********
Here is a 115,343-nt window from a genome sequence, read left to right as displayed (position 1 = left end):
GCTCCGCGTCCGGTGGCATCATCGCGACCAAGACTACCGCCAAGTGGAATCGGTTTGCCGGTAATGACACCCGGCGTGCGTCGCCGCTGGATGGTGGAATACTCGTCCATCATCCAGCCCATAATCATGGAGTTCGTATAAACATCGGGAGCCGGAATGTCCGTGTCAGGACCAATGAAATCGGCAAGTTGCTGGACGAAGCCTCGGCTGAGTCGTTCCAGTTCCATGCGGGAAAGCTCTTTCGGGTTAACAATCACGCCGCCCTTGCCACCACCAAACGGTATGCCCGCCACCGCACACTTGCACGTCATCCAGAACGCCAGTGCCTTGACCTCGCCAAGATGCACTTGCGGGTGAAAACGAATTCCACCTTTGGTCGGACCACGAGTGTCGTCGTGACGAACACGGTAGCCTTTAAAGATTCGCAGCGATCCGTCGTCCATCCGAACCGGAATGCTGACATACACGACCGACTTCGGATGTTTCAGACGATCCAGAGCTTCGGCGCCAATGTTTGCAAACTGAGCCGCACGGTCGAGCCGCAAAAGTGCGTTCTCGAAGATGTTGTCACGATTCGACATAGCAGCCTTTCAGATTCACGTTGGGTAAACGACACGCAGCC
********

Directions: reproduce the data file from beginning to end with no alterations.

Here is a 115,343-nt window from a genome sequence, read left to right as displayed (position 1 = left end):
GCTCCGCGTCCGGTGGCATCATCGCGACCAAGACTACCGCCAAGTGGAATCGGTTTGCCGGTAATGACACCCGGCGTGCGTCGCCGCTGGATGGTGGAATACTCGTCCATCATCCAGCCCATAATCATGGAGTTCGTATAAACATCGGGAGCCGGAATGTCCGTGTCAGGACCAATGAAATCGGCAAGTTGCTGGACGAAGCCTCGGCTGAGTCGTTCCAGTTCCATGCGGGAAAGCTCTTTCGGGTTAACAATCACGCCGCCCTTGCCACCACCAAACGGTATGCCCGCCACCGCACACTTGCACGTCATCCAGAACGCCAGTGCCTTGACCTCGCCAAGATGCACTTGCGGGTGAAAACGAATTCCACCTTTGGTCGGACCACGAGTGTCGTCGTGACGAACACGGTAGCCTTTAAAGATTCGCAGCGATCCGTCGTCCATCCGAACCGGAATGCTGACATACACGACCGACTTCGGATGTTTCAGACGATCCAGAGCTTCGGCGCCAATGTTTGCAAACTGAGCCGCACGGTCGAGCCGCAAAAGTGCGTTCTCGAAGATGTTGTCACGATTCGACATAGCAGCCTTTCAGATTCACGTTGGGTAAACGACACGCAGCC